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German Federal Patent Court: "Herzchen" (Little Heart)

In a court order of 8 February 2011 (just in time for Valentine’s Day), the German Federal Patent Court held that the word mark Herzchen (in English: little heart) was not distinctive enough to qualify for registration for ice cream and flan in class 30 but that the mark could be registered for ice cream powder.

The court found that the average (German) consumer would interpret the sign "Herzchen" immediately as a reference to the shape of the goods applied for (ice cream and flan) as well as their packaging so that the sign “Herzchen” could not function as an indication of trade origin or a specific manufacturer. 

Concerning the applicant's argument that it had not been proven that flan and ice cream were offered in a heart shape, the court referred to (factual) evidence which had been communicated to the applicant at the oral hearing in these proceedings. According to this evidence the heart shape was commonly used for confectionary goods, as well as for flan and ice cream.  The court stressed that this was in particular true for the numerous recipe suggestions for Mother’s Day or Valentine’s Day and as such for those days that were associated with love and affection which were symbolised by the heart shape.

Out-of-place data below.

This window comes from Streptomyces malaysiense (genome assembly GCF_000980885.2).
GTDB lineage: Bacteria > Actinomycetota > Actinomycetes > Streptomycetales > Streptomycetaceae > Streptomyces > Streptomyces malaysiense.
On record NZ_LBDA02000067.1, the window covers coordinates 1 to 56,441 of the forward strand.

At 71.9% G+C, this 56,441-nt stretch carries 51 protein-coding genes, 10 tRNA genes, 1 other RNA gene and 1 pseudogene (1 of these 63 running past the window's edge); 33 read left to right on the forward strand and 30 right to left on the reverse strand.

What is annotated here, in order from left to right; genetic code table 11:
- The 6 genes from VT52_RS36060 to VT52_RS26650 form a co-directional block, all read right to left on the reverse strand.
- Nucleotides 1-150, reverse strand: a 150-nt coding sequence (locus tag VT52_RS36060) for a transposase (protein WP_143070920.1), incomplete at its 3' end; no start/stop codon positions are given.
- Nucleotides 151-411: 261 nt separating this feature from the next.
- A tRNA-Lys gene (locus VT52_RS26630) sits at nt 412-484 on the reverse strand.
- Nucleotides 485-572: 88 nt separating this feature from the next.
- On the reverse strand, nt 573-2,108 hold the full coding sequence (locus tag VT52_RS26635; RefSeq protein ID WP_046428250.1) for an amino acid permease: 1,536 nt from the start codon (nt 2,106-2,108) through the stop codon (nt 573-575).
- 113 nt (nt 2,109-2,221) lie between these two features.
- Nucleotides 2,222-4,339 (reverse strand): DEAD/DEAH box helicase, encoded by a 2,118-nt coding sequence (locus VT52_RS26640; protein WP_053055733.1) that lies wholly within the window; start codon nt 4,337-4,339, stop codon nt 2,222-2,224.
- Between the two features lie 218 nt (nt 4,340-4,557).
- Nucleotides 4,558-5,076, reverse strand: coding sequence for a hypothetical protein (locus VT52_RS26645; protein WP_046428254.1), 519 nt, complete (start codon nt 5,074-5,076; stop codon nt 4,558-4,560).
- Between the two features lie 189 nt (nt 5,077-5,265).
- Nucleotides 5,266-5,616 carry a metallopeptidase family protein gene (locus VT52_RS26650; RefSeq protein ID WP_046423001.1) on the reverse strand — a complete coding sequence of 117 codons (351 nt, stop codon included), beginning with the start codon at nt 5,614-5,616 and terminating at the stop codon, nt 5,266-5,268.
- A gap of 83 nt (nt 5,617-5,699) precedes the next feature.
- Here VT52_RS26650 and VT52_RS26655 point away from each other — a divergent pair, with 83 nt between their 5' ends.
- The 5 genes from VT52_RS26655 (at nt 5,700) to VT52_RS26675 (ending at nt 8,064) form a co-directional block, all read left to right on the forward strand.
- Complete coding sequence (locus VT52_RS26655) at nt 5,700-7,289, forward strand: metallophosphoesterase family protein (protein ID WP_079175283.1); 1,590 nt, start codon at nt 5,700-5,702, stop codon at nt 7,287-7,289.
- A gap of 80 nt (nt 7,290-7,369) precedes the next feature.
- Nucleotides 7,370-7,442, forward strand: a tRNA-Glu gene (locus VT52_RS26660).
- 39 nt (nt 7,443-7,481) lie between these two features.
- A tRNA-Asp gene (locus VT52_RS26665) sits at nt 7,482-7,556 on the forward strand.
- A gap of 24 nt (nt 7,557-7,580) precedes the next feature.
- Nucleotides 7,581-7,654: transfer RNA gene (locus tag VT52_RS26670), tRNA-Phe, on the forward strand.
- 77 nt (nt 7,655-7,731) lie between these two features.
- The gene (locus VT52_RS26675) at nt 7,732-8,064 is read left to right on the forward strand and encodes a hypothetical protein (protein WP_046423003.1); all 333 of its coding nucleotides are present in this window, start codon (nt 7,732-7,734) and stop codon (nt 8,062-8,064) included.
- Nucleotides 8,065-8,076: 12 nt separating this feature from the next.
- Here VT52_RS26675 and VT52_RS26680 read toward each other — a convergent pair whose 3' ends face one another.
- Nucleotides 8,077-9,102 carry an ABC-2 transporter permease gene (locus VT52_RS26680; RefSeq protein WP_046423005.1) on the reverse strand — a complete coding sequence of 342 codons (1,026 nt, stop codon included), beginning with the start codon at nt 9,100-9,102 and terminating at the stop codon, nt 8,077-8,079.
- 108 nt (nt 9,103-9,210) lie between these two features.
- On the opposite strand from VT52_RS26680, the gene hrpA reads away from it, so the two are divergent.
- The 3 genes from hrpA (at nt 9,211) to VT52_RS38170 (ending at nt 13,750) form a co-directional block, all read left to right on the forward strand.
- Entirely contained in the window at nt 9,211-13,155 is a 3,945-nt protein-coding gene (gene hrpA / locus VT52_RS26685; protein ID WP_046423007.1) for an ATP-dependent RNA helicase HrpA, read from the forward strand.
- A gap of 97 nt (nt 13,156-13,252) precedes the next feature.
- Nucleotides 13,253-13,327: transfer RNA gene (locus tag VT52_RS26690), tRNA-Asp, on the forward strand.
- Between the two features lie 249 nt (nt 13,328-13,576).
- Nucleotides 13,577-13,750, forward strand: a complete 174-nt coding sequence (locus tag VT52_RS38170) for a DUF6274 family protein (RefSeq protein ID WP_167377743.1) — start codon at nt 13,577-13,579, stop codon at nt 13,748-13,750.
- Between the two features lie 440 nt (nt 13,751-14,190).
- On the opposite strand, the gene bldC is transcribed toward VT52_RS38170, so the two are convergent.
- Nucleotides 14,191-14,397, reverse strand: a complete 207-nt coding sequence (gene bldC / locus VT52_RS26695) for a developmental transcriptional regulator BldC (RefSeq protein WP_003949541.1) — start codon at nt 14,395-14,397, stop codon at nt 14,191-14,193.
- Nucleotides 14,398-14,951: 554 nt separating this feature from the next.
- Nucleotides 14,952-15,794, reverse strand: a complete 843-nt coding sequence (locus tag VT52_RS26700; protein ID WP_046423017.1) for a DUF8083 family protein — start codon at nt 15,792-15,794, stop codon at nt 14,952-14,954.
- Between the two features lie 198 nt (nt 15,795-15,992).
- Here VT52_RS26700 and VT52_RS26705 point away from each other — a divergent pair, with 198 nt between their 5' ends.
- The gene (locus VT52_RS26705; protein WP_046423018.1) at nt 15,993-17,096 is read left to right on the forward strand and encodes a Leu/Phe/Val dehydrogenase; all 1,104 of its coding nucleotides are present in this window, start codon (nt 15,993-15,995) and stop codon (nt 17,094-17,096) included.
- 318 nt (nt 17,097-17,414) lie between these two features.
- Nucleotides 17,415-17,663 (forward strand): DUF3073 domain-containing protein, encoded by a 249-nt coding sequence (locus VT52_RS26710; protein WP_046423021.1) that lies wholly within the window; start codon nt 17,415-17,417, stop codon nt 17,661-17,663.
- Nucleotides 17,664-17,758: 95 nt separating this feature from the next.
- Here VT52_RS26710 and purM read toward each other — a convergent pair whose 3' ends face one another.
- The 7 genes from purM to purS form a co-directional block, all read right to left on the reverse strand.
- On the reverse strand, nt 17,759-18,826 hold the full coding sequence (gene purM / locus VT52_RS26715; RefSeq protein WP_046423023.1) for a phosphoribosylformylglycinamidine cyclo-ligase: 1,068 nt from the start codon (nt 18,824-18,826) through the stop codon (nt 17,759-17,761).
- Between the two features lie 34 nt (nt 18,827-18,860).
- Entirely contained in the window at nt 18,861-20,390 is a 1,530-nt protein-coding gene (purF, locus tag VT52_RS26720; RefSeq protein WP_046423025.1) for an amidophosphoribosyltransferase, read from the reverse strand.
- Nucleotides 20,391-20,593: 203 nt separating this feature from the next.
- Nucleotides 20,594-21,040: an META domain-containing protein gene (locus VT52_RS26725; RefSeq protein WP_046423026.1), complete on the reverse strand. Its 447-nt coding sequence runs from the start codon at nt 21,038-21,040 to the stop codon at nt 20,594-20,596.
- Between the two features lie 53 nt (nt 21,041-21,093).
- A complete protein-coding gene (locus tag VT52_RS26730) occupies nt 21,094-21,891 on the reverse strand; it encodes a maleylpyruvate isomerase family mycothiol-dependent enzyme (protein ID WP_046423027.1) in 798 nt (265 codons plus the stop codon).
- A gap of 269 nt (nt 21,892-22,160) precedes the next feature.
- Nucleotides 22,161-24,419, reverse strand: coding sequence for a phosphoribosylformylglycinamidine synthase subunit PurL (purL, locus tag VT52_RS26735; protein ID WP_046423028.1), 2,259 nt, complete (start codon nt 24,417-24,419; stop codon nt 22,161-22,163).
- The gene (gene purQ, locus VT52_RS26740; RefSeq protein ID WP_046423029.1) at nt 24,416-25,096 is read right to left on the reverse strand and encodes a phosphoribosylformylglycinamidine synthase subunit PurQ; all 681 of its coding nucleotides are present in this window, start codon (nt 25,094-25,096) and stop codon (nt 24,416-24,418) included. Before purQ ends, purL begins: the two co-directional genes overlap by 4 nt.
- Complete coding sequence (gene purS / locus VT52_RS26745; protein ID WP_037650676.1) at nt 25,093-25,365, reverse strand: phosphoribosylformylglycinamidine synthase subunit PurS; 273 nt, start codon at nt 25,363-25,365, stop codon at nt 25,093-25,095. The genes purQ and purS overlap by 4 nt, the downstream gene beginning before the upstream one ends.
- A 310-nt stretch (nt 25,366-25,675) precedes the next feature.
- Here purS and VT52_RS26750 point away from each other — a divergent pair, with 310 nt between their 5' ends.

The fact that the term “Herzchen”, when looked at in ‘abstract’, was an ambiguous term in the German language - since it could refer to a “little heart” but also to a naïve person - did not change this assessment.  Here the court again stressed that the registrability of a mark always had to be seen in connection with the goods and services applied for.  Finally, consumers would interpret the term Herzchen differently when seen in connection to ice cream powder for which the mark was registrable.

Case reference:  Bundespatentgericht, Az.: 25 W (pat) 91/09 of 8 February 2011.  The decision can be retrieved from the court’s website by clicking here.

Posted by: Birgit Clark @ 07.38
Tags: Bundespatentgericht, non-distinctive,
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MARQUES does not guarantee the accuracy of the information in this blog. The views are those of the individual contributors and do not necessarily reflect those of MARQUES. Seek professional advice before action on any information included here.

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